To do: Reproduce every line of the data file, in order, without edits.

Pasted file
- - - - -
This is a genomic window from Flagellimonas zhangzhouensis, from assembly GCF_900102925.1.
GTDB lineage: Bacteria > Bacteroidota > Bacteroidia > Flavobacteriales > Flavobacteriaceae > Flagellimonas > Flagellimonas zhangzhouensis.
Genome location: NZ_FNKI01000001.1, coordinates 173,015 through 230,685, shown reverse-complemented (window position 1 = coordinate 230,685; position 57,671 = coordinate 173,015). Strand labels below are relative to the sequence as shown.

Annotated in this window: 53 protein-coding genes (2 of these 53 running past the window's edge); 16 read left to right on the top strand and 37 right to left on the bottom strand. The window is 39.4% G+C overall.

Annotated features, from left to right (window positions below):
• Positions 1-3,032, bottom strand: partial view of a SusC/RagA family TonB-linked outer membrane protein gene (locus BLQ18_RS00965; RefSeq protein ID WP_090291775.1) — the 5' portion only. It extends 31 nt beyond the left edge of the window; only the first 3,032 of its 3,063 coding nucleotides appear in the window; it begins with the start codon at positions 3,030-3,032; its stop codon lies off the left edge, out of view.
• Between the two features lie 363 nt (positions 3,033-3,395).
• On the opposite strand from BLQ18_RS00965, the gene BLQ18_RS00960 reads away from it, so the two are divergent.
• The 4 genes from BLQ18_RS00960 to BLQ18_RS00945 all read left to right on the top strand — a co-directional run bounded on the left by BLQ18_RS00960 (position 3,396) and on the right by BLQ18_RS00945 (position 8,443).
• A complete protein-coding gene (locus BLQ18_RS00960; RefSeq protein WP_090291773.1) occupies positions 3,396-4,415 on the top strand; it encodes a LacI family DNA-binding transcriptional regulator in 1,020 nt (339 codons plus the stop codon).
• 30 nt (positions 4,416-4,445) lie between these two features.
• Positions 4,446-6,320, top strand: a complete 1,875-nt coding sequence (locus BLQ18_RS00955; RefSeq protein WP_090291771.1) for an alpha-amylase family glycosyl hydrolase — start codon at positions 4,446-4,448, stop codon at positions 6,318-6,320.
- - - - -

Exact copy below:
This is a genomic window from Flagellimonas zhangzhouensis, from assembly GCF_900102925.1.
GTDB lineage: Bacteria > Bacteroidota > Bacteroidia > Flavobacteriales > Flavobacteriaceae > Flagellimonas > Flagellimonas zhangzhouensis.
Genome location: NZ_FNKI01000001.1, coordinates 173,015 through 230,685, shown reverse-complemented (window position 1 = coordinate 230,685; position 57,671 = coordinate 173,015). Strand labels below are relative to the sequence as shown.

Annotated in this window: 53 protein-coding genes (2 of these 53 running past the window's edge); 16 read left to right on the top strand and 37 right to left on the bottom strand. The window is 39.4% G+C overall.

Annotated features, from left to right (window positions below):
• Positions 1-3,032, bottom strand: partial view of a SusC/RagA family TonB-linked outer membrane protein gene (locus BLQ18_RS00965; RefSeq protein ID WP_090291775.1) — the 5' portion only. It extends 31 nt beyond the left edge of the window; only the first 3,032 of its 3,063 coding nucleotides appear in the window; it begins with the start codon at positions 3,030-3,032; its stop codon lies off the left edge, out of view.
• Between the two features lie 363 nt (positions 3,033-3,395).
• On the opposite strand from BLQ18_RS00965, the gene BLQ18_RS00960 reads away from it, so the two are divergent.
• The 4 genes from BLQ18_RS00960 to BLQ18_RS00945 all read left to right on the top strand — a co-directional run bounded on the left by BLQ18_RS00960 (position 3,396) and on the right by BLQ18_RS00945 (position 8,443).
• A complete protein-coding gene (locus BLQ18_RS00960; RefSeq protein WP_090291773.1) occupies positions 3,396-4,415 on the top strand; it encodes a LacI family DNA-binding transcriptional regulator in 1,020 nt (339 codons plus the stop codon).
• 30 nt (positions 4,416-4,445) lie between these two features.
• Positions 4,446-6,320, top strand: a complete 1,875-nt coding sequence (locus BLQ18_RS00955; RefSeq protein WP_090291771.1) for an alpha-amylase family glycosyl hydrolase — start codon at positions 4,446-4,448, stop codon at positions 6,318-6,320.